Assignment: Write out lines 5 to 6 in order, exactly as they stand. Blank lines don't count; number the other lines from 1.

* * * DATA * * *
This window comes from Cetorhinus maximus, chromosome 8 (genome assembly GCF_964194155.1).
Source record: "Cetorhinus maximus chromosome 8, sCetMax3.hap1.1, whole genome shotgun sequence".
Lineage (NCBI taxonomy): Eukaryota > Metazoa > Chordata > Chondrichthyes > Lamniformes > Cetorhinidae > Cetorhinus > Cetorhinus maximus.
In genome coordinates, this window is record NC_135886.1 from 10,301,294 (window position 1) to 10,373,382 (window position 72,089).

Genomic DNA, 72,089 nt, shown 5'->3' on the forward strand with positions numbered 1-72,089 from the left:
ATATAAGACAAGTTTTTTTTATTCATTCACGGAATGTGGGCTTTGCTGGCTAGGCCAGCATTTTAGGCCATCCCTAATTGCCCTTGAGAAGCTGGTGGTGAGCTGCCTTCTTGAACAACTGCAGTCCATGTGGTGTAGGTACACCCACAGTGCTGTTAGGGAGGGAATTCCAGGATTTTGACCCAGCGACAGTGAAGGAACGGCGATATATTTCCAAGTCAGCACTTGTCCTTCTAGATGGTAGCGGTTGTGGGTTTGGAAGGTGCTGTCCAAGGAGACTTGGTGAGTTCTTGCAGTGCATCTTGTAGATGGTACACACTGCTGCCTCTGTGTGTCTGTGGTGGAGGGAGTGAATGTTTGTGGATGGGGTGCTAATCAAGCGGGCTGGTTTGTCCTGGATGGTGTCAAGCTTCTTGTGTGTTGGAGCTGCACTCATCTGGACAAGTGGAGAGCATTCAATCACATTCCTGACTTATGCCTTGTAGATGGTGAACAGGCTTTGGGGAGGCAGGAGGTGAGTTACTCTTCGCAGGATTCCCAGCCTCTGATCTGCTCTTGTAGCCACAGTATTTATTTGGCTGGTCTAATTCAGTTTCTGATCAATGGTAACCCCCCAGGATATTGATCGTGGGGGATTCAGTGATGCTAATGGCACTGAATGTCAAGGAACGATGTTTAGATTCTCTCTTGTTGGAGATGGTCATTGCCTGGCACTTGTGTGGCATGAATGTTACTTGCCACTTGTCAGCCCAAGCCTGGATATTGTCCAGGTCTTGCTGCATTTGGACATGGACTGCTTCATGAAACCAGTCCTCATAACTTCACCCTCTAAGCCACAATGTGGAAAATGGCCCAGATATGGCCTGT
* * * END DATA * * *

Genomic DNA, 72,089 nt, shown 5'->3' on the forward strand with positions numbered 1-72,089 from the left:
ATATAAGACAAGTTTTTTTTATTCATTCACGGAATGTGGGCTTTGCTGGCTAGGCCAGCATTTTAGGCCATCCCTAATTGCCCTTGAGAAGCTGGTGGTGAGCTGCCTTCTTGAACAACTGCAGTCCATGTGGTGTAGGTACACCCACAGTGCTGTTAGGGAGGGAATTCCAGGATTTTGACCCAGCGACAGTGAAGGAACGGCGATATATTTCCAAGTCAGCACTTGTCCTTCTAGATGGTAGCGGTTGTGGGTTTGGAAGGTGCTGTCCAAGGAGACTTGGTGAGTTCTTGCAGTGCATCTTGTAGATGGTACACACTGCTGCCTCTGTGTGTCTGTGGTGGAGGGAGTGAATGTTTGTGGATGGGGTGCTAATCAAGCGGGCTGGTTTGTCCTGGATGGTGTCAAGCTTCTTGTGTGTTGGAGCTGCACTCATCTGGACAAGTGGAGAGCATTCAATCACATTCCTGACTTATGCCTTGTAGATGGTGAACAGGCTTTGGGGAGGCAGGAGGTGAGTTACTCTTCGCAGGATTCCCAGCCTCTGATCTGCTCTTGTAGCCACAGTATTTATTTGGCTGGTCTAATTCAGTTTCTGATCAATGGTAACCCCCCAGGATATTGATCGTGGGGGATTCAGTGATGCTAATGGCACTGAATGTCAAGGAACGATGTTTAGATTCTCTCTTGTTGGAGATGGTCATTGCCTGGCACTTGTGTGGCATGAATGTTACTTGCCACTTGTCAGCCCAAGCCTGGATATTGTCCAGGTCTTGCTGCATTTGGACATGGACTGCTTCATGAAACCAGTCCTCATAACTTCACCCTCTAAGCCACAATGTGGAAAATGGCCCAGATATGGCCTGT